Facebook. Netflix. Twitter. Airbnb. Dropbox. Uber. Growth hacking—innovative, inexpensive, and digitally based marketing strategies designed to build a large customer base as quickly as possible—is a huge factor in the success of these (and many more) start-up companies that are now household names. And growth hacking itself is growing rapidly too, as more and more companies see its potential for exponential growth and begin implementing its outside-the-box principles in their own marketing plans.
But—unsurprisingly, given its values of creativity and pushing boundaries—growth hacking can be risky. Sometimes attempts fizzle out before gaining any real traction . . . and before giving a company the much-needed boost it’s hoping for. Here are three reasons why you might not be seeing results from your growth hacking strategies, and how to prevent these pitfalls.
Pitfall #1: You’re Not Tracking and Implementing Analytics
Facebook founder and CEO Mark Zuckerberg famously encourages his employees to “Move fast and break things.” Like Zuckerberg, other growth hackers embrace a mindset of trial and error and experimentation, looking at failures as important steps along the way to success. The key is to learn as much as you can from all of your attempts, even if they crash and burn (especially if they crash and burn). Without adequately and accurately measuring the results of various campaigns, then using that information to refine your efforts, your growth hacking attempts will be shots in the dark.
Think of your growth hacking strategies as experiments. A well-designed experiment measures results and tracks data in order to prove or disprove a hypothesis, or to answer a question. It’s the same with trying out a new growth mechanism: you need to set a measurable goal (ideally one that’s time-bound) and track progress towards that goal.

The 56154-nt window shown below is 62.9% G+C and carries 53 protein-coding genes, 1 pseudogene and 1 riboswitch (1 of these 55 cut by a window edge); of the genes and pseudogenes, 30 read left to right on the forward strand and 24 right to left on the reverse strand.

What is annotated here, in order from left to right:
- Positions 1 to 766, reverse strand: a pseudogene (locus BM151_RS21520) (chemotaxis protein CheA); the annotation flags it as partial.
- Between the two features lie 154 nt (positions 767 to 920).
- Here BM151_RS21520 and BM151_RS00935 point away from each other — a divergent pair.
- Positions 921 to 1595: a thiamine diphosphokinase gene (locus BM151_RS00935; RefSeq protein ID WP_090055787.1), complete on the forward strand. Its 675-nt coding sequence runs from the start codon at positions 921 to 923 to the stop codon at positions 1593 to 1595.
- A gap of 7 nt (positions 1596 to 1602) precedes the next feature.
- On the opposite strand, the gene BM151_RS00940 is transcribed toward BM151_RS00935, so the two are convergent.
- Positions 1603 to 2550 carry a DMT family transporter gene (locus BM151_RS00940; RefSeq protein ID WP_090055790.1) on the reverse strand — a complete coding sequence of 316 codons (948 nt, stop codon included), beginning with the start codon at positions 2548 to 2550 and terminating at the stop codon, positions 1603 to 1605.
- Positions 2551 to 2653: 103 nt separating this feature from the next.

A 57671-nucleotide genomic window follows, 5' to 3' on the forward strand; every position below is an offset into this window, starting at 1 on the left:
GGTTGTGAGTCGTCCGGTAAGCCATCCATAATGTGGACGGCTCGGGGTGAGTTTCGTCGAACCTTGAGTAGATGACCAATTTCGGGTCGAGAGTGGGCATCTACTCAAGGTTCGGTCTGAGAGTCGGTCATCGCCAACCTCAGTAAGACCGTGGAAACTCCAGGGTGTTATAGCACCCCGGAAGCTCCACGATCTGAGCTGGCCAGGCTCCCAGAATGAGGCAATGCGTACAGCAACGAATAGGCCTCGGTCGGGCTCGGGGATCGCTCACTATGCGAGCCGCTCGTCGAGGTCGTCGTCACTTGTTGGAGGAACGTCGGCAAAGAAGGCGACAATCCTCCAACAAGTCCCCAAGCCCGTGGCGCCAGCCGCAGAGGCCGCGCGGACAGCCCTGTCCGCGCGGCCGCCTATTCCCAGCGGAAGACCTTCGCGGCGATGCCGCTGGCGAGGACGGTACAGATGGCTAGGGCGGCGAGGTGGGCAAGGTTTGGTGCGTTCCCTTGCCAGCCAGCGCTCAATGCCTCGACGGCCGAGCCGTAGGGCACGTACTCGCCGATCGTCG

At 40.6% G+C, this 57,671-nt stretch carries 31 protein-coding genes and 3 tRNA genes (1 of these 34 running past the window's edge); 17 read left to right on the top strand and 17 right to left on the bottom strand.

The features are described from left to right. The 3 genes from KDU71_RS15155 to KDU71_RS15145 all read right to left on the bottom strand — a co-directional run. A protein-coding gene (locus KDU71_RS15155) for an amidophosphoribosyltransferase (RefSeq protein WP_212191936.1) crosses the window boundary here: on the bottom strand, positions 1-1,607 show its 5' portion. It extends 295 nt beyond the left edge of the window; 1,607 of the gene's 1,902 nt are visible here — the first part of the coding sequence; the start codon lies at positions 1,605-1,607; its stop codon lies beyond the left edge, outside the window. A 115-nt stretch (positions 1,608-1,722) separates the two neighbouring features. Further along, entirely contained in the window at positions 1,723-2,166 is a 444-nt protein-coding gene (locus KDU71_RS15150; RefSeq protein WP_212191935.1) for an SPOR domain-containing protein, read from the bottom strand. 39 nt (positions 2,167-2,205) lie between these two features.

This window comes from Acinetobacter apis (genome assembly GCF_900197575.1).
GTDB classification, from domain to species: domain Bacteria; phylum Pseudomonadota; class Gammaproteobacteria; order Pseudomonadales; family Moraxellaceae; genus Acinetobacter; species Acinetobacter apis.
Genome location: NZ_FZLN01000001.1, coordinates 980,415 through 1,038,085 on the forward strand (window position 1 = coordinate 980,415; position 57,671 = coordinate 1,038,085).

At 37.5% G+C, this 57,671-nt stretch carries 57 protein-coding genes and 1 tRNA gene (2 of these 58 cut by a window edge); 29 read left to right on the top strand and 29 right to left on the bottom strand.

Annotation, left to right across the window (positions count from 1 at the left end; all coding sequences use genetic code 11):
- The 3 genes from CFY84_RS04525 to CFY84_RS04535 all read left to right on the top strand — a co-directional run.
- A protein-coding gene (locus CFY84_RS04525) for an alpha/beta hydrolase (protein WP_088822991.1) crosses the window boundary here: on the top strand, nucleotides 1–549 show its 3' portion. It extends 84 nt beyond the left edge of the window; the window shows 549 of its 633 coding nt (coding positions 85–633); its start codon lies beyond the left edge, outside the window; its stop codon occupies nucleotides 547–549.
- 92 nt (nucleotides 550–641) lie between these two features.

Your analytics are the data from your experiments. Use that information to tweak your current campaign and to inform the next one. If your latest campaign was successful, how can you scale it up? If it struggled, what can you change next time?
Pitfall #2: You Have Lots of Visitors, But Not Enough Buyers
Perhaps you’re starting to see plenty of visitors to your site, but no corresponding bump in conversion (also called “activation”)—the numbers of customers actually making purchases or subscribing to your service. All that traffic is valuable in and of itself, but without enough paying customers, your company will quickly be in the red.
Just like in traditional sales, you can think of your customer conversion process through growth hacking in terms of a funnel. The mouth of the funnel represents growing awareness of your company and bringing a large number of visitors to your site. But that’s only the first step: you must then get visitors to become buyers or subscribers, and then long-term, committed customers. And customers won’t move through this funnel themselves; they need you to guide them.